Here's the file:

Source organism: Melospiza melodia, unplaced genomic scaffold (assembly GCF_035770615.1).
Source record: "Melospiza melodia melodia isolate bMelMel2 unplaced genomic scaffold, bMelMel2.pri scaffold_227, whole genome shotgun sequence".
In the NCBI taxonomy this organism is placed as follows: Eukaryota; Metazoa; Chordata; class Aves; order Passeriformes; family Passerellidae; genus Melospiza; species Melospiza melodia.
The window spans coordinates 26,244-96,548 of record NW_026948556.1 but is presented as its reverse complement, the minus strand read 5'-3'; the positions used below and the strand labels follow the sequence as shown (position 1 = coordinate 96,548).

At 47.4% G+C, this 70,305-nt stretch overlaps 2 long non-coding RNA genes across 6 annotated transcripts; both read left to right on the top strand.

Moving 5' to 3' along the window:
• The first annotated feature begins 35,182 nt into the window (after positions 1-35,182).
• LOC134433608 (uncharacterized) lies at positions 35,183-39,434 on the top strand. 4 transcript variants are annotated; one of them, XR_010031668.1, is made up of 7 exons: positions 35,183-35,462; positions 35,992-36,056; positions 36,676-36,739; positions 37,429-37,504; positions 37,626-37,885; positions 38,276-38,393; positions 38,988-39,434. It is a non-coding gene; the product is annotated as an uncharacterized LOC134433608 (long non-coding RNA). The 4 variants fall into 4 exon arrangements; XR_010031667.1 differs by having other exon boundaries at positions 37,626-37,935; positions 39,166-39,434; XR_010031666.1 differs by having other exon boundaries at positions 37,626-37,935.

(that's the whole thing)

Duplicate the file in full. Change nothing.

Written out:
Source organism: Melospiza melodia, unplaced genomic scaffold (assembly GCF_035770615.1).
Source record: "Melospiza melodia melodia isolate bMelMel2 unplaced genomic scaffold, bMelMel2.pri scaffold_227, whole genome shotgun sequence".
In the NCBI taxonomy this organism is placed as follows: Eukaryota; Metazoa; Chordata; class Aves; order Passeriformes; family Passerellidae; genus Melospiza; species Melospiza melodia.
The window spans coordinates 26,244-96,548 of record NW_026948556.1 but is presented as its reverse complement, the minus strand read 5'-3'; the positions used below and the strand labels follow the sequence as shown (position 1 = coordinate 96,548).

At 47.4% G+C, this 70,305-nt stretch overlaps 2 long non-coding RNA genes across 6 annotated transcripts; both read left to right on the top strand.

Moving 5' to 3' along the window:
• The first annotated feature begins 35,182 nt into the window (after positions 1-35,182).
• LOC134433608 (uncharacterized) lies at positions 35,183-39,434 on the top strand. 4 transcript variants are annotated; one of them, XR_010031668.1, is made up of 7 exons: positions 35,183-35,462; positions 35,992-36,056; positions 36,676-36,739; positions 37,429-37,504; positions 37,626-37,885; positions 38,276-38,393; positions 38,988-39,434. It is a non-coding gene; the product is annotated as an uncharacterized LOC134433608 (long non-coding RNA). The 4 variants fall into 4 exon arrangements; XR_010031667.1 differs by having other exon boundaries at positions 37,626-37,935; positions 39,166-39,434; XR_010031666.1 differs by having other exon boundaries at positions 37,626-37,935.